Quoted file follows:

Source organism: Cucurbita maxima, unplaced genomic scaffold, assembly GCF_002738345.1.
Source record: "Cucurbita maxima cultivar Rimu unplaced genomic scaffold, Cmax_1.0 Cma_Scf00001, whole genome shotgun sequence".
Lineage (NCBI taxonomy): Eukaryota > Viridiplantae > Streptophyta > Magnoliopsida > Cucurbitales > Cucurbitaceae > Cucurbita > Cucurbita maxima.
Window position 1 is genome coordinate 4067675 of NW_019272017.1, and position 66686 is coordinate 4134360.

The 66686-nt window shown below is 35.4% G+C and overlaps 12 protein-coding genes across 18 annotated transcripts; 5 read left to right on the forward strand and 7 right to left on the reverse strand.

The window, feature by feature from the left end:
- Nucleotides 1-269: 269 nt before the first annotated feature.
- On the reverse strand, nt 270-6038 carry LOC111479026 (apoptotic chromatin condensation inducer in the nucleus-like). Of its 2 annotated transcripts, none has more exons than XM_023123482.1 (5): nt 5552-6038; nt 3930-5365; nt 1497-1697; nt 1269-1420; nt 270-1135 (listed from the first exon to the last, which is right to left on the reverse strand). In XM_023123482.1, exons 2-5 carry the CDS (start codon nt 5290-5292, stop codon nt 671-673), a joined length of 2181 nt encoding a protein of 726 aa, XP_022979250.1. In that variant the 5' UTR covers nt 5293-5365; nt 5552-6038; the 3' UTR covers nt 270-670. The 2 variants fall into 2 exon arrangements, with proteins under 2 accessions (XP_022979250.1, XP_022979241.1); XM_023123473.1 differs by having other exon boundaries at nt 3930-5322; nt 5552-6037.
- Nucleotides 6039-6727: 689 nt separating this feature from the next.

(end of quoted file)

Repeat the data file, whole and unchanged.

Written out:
Source organism: Cucurbita maxima, unplaced genomic scaffold, assembly GCF_002738345.1.
Source record: "Cucurbita maxima cultivar Rimu unplaced genomic scaffold, Cmax_1.0 Cma_Scf00001, whole genome shotgun sequence".
Lineage (NCBI taxonomy): Eukaryota > Viridiplantae > Streptophyta > Magnoliopsida > Cucurbitales > Cucurbitaceae > Cucurbita > Cucurbita maxima.
Window position 1 is genome coordinate 4067675 of NW_019272017.1, and position 66686 is coordinate 4134360.

The 66686-nt window shown below is 35.4% G+C and overlaps 12 protein-coding genes across 18 annotated transcripts; 5 read left to right on the forward strand and 7 right to left on the reverse strand.

The window, feature by feature from the left end:
- Nucleotides 1-269: 269 nt before the first annotated feature.
- On the reverse strand, nt 270-6038 carry LOC111479026 (apoptotic chromatin condensation inducer in the nucleus-like). Of its 2 annotated transcripts, none has more exons than XM_023123482.1 (5): nt 5552-6038; nt 3930-5365; nt 1497-1697; nt 1269-1420; nt 270-1135 (listed from the first exon to the last, which is right to left on the reverse strand). In XM_023123482.1, exons 2-5 carry the CDS (start codon nt 5290-5292, stop codon nt 671-673), a joined length of 2181 nt encoding a protein of 726 aa, XP_022979250.1. In that variant the 5' UTR covers nt 5293-5365; nt 5552-6038; the 3' UTR covers nt 270-670. The 2 variants fall into 2 exon arrangements, with proteins under 2 accessions (XP_022979250.1, XP_022979241.1); XM_023123473.1 differs by having other exon boundaries at nt 3930-5322; nt 5552-6037.
- Nucleotides 6039-6727: 689 nt separating this feature from the next.